Sourced From ThreadforThought.net

I think also that what appeals to me about using string is the idea of taking a mess of string and organising it into an object. From personal anecdotal evidence, I’ve found that a lot of information professionals  knit or crochet and I think that there is some kind of organisational aspect to working with string. I trained in information management, work at organising a database, and generally am a bit of a clean freak, so this aspect of working with string fits into my personality.

The production method is also essential to my work. The fact that it’s awkward, hand made, and takes ages (in my case), makes it a meditation on whatever I’m trying to make sense of be it year’s worth of memory or of the entire city of London.

By combining the memory of the materials used in the awkward production method that I use, the object is transformed into an organised memory. It is transformed into something that makes sense of all that it contains.

I’m not entirely sure how this fits into my previous posts about art and feminism, but Bourgeois is incredible. I think I have a lot more to learn about Art History.

Now if someone could teach this American how to pronounce her French last name, it’d be greatly appreciated.

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Art, Women, Feminism: Part 2

So in part 1 we established a quick and dirty history. It was a very quick history as this series is an unfinished musing of my own thoughts. I’ll continue to research and amend it and you could too, if you like.

I think the 70’s are unfairly remembered as just the time when a bunch of communist hippies planted flowers, but the movements in the 70’s really opened art (and life) up to groups that were traditionally not directly involved or marginalised. MacramĂ© was the beginning of a lot of embarrassing fashion for my parents generation, but in art, it opened up new materials to be looked at in the context of fine art. Essentially, where was art meant to go after minimalism? Where do you go with traditional techniques once you’ve pared it down to it’s component parts? And what do you do with it when photography is accepted as the more ‘realistic’ technique.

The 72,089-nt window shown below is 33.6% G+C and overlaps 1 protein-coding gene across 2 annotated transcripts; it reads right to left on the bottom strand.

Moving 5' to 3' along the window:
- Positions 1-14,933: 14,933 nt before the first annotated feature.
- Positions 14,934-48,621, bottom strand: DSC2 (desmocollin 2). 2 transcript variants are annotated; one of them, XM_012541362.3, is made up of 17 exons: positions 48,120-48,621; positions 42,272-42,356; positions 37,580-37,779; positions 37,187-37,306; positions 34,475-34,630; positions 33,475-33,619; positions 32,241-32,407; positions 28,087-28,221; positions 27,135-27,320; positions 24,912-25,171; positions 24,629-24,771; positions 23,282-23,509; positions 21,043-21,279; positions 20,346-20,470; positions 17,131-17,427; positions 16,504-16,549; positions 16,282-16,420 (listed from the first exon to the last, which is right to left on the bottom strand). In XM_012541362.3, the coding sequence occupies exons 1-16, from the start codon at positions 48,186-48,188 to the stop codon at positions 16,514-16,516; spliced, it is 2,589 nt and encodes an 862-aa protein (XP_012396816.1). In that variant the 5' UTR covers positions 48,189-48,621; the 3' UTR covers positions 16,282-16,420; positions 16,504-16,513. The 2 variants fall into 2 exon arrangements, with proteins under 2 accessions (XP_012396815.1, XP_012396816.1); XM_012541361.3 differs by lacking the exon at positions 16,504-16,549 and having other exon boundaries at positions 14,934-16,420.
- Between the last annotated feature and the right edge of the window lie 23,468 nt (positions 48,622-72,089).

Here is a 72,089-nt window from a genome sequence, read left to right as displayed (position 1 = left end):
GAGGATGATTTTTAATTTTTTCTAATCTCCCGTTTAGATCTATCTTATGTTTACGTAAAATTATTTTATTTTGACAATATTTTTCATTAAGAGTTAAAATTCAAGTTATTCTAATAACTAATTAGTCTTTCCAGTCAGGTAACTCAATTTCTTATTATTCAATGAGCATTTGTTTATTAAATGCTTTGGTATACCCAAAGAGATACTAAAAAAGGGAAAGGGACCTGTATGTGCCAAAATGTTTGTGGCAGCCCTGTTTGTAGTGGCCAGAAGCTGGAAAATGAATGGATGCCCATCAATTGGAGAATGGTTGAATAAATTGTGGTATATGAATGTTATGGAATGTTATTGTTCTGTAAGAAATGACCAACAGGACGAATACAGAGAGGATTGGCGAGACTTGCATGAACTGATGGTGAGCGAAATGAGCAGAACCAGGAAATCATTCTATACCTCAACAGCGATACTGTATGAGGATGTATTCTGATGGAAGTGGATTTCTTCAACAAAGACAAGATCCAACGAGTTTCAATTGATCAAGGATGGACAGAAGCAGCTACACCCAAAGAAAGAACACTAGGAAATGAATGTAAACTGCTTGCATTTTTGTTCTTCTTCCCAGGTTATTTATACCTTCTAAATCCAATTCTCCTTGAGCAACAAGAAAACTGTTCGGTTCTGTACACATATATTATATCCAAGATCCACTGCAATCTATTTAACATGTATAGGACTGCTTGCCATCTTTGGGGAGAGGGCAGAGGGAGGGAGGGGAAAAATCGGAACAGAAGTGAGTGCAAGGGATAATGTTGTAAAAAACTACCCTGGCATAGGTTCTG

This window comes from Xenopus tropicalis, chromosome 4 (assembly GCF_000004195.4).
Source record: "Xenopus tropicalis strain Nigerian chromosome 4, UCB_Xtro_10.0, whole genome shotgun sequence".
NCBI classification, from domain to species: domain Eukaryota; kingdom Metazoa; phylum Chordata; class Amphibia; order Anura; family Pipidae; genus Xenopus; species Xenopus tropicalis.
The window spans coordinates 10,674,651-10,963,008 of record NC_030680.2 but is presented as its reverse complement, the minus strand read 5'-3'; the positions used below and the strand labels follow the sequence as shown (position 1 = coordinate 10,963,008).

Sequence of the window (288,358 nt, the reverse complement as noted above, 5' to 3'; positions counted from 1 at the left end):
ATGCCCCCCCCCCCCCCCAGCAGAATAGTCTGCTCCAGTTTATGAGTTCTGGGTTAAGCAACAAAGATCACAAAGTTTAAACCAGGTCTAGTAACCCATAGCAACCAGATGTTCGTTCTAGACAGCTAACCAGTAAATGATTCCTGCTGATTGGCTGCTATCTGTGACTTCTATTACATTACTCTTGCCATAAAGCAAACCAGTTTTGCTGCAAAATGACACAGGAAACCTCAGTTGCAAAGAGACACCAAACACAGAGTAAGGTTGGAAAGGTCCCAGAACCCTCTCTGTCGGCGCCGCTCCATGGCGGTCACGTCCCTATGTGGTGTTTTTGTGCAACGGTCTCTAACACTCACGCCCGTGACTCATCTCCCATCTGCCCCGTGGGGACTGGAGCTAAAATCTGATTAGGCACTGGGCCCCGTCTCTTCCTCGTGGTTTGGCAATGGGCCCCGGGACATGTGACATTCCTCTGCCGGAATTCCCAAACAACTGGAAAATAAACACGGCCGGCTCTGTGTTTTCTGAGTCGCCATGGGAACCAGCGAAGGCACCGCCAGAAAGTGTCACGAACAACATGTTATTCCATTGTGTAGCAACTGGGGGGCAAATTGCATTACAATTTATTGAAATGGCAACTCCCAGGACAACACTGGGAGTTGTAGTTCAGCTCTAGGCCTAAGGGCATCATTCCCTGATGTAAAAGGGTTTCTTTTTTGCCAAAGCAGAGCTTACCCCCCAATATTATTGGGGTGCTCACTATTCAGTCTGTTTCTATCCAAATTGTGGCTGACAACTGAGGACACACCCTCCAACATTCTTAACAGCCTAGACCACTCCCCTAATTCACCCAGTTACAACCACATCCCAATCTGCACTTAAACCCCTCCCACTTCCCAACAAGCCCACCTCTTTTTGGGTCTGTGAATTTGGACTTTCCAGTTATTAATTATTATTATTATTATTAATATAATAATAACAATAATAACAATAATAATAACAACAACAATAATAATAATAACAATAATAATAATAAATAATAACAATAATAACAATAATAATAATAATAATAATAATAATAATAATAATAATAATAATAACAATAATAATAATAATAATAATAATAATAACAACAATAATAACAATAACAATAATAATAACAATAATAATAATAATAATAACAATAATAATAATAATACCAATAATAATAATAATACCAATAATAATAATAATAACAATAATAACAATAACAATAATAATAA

Obviously, some painters found their own direction and there are still some today that are moving in new directions with painting. Photographers, too, have moved beyond the basics of just capturing life as it happens. The addition of new techniques and materials, such as those textile-based crafts opened up a new area of exploration and a new arena for those groups that weren’t involved in art before. The inclusion of traditional ‘women’s work’ allows for the inclusion of more women in art.

This is not to say that there were not female artists before this. They did exist. There were women impressionists (even a ceramist, thank you BBC) and Jackson Pollock’s wife was an established artist, to name a new.

The modern art movement and it’s American post-war counterpart, American Expressionism movement, was still dominated by men, but the women in their lives were artists and played a huge role in the making of this art, if only for their infinite patience. However, there are some larger-than-life female characters in the modern art saga like Peggy Guggenheim.

Eventually women were begun to be recognised as artists in their own right, with their own voices (without any token status). Some artists that come to mind are Frida Kahlo, Barbara Hepworth, and some textile art in the upper gallery of the Tate Modern by Marisa Merz.

Marisa Merz, as part of the Arte Povera movement, explores a lot of the art and life, home, and femininity ideas that interest me as well. She includes craft and traditional ‘women’s work’ to explore these themes.

The British Museum held a twitter debate on craft and it’s role now and some major themes of it were it’s traditional role, it’s social nature, and art vs. craft. Craft has the added value of traditionally and continually being a social arena. Traditionally a women’s ‘club’ to sit around together and talk and socialise, which has continued (with both genders) today. This is a very valuable contribution in a world (and a city) that can be very antisocial.